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CDC warns of complacency on global health issues
Flu strains a leading threat
Question of the Day
America is facing a "perfect storm of vulnerability" for exposure to infectious diseases, making public health efforts more important than ever, the head of the Centers for Disease Control and Prevention warned Tuesday.
"There is in some quarters a sense that public health is less and less relevant," CDC Director Dr. Tom Frieden said during a luncheon at the National Press Club. "Public health is more needed than ever and has more potential than ever."
The successful fight against many infectious diseases can lead to a sense of complacency, Dr. Frieden warned. But the increasing interconnectedness of the world means America is always at risk of being affected by outbreaks in other nations. A lot of food and medication in the U.S. comes from outside its borders, he said, and it only takes one missed diagnosis to unleash an epidemic.
"A blind spot anywhere in the world is a risk to us," Dr. Frieden said. "A virus anywhere is just a plane ride away."
He pointed to the H7N9 strain of the bird flu virus that was diagnosed this year in China. It can be lethal, but the only thing preventing a widespread outbreak is that it doesn't yet spread from person to person.
The virus could develop that capability tomorrow — or never, Dr. Frieden said.
"There's nothing that can kill as many people as influenza," he said, noting that, on average, about 10,000 Americans die each year from the disease.
Dr. Frieden said that his agency is working to develop a vaccine for the latest bird flu strain, and that it launches on average one new investigation into infectious diseases every day. But faced with growing debt and shrinking funds, many cuts are being made to the nation's health infrastructure, he added.
"Over the past four years, about 46,000 jobs have been eliminated by local and state governments in public health care professions," he said.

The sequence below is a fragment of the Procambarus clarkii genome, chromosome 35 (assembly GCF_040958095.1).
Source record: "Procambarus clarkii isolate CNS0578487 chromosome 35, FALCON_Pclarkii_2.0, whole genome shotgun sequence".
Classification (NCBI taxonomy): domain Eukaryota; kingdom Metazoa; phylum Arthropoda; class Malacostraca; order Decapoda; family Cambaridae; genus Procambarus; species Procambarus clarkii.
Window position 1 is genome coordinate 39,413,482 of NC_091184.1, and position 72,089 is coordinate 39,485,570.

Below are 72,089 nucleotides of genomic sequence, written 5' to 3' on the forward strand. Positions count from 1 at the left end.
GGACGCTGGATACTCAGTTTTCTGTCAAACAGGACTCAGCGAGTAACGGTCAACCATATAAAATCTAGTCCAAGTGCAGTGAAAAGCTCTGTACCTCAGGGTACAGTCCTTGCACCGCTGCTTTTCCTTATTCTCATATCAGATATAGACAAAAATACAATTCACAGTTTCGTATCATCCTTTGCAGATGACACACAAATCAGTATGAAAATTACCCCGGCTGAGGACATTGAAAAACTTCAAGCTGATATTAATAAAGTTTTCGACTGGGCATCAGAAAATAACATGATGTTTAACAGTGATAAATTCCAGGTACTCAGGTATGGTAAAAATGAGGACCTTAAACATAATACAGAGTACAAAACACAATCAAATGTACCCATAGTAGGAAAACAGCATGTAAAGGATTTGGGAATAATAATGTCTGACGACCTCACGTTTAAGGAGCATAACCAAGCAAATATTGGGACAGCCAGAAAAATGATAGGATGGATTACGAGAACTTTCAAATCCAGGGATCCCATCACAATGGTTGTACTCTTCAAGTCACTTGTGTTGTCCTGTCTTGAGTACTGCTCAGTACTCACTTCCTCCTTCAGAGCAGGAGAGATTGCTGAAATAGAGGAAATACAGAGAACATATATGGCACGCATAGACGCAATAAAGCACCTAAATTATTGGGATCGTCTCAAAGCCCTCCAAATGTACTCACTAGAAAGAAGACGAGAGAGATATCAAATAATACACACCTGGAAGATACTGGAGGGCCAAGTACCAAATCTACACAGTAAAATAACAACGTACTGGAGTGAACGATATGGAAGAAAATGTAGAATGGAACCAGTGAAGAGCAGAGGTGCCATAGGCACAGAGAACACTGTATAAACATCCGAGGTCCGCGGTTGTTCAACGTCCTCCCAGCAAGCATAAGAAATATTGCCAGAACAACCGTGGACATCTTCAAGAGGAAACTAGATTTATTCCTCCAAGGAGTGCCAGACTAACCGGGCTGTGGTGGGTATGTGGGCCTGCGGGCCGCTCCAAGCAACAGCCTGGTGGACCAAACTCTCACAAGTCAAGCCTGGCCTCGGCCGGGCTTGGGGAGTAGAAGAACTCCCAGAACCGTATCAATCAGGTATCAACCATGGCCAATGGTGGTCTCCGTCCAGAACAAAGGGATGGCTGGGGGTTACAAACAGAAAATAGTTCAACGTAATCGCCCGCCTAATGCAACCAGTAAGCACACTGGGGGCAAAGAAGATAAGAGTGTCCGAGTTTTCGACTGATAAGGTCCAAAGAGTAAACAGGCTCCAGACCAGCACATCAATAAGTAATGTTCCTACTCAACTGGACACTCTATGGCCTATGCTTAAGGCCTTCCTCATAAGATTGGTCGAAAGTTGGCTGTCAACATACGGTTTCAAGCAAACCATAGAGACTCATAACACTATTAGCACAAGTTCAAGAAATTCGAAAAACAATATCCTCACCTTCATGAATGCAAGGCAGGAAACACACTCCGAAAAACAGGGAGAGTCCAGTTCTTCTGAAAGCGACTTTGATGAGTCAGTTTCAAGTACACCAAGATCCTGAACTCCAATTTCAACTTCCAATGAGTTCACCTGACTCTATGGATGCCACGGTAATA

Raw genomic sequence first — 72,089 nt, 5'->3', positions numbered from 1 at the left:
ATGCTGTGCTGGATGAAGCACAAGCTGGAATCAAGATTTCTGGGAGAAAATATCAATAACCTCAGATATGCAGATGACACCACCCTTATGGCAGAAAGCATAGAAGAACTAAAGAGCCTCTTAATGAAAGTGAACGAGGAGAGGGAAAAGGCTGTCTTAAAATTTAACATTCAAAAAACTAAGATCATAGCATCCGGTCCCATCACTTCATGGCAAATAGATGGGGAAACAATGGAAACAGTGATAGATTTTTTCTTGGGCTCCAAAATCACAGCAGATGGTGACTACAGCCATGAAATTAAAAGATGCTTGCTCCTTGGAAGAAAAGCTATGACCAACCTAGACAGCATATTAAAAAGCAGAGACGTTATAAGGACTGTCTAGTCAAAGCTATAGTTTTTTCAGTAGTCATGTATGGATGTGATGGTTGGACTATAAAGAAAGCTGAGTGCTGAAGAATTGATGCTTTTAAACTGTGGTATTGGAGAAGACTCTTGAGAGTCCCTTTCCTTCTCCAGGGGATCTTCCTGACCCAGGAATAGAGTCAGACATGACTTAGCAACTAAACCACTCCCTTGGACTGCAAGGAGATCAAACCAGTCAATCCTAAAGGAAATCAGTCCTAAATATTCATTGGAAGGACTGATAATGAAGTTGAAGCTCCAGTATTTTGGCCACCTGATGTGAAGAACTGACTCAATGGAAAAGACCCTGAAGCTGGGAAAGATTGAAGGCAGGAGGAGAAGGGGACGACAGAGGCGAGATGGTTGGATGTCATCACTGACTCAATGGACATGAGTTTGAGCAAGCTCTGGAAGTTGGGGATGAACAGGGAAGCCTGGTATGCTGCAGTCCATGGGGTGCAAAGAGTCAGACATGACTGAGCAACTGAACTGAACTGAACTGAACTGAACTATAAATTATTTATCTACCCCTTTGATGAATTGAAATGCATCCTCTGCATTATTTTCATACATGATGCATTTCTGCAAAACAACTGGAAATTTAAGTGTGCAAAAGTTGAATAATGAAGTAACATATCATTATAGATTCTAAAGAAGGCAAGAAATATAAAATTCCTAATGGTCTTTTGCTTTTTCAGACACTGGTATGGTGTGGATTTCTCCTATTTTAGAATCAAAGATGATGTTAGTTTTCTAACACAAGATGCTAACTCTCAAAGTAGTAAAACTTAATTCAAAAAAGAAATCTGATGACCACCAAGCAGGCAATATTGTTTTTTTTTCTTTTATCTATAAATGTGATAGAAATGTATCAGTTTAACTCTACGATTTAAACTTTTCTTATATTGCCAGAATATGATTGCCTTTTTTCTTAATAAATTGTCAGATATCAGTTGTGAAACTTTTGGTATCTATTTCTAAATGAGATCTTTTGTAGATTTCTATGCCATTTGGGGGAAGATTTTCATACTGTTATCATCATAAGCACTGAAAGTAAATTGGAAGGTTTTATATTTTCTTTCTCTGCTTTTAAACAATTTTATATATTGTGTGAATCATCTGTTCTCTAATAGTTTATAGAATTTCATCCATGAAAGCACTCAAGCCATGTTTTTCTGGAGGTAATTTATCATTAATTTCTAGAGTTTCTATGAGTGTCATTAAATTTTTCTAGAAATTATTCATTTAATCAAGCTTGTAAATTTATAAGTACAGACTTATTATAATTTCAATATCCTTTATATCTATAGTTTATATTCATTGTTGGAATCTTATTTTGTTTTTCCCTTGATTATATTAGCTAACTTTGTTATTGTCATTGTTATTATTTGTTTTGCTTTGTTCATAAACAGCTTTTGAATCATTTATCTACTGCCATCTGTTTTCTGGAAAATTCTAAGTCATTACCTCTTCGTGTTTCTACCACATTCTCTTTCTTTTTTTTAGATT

The CDC has also seen its budget dwindle, and Congress authorized the lowest amount in decades — about $5.4 billion — to fund the agency, Dr. Frieden said.
The cuts have stopped investments in the latest technologies, such as advanced molecular detection that can help identify pathogens more quickly than traditional means. The CDC is asking Congress for $40 million in the 2014 fiscal year beginning Oct. 1 to try to get the newest diagnostic technology brought online.
"Every time someone is not there to identify an outbreak we're putting people at risk," Dr. Frieden said. "Infectious diseases continue to be and will always be part of our lives."
And it's not just natural threats the CDC is concerned about either. The agency remains on the lookout for bioterrorism threats, such as the letters laced with the poison ricin that were sent to Washington earlier this year.
Dr. Frieden was named director of the CDC in 2009. He has worked for the agency since 1990, apart from a seven-year break when he led New York City's Health Department.
© Copyright 2014 The Washington Times, LLC. Click here for reprint permission.
About the Author
Phillip Swarts is an investigative reporter for The Washington Times, covering fiscal waste, fraud and political ethics. He is a graduate of the Medill School of Journalism at Northwestern University and previously worked as an investigative reporter for the Washington Guardian. Phillip can be reached at firstname.lastname@example.org.
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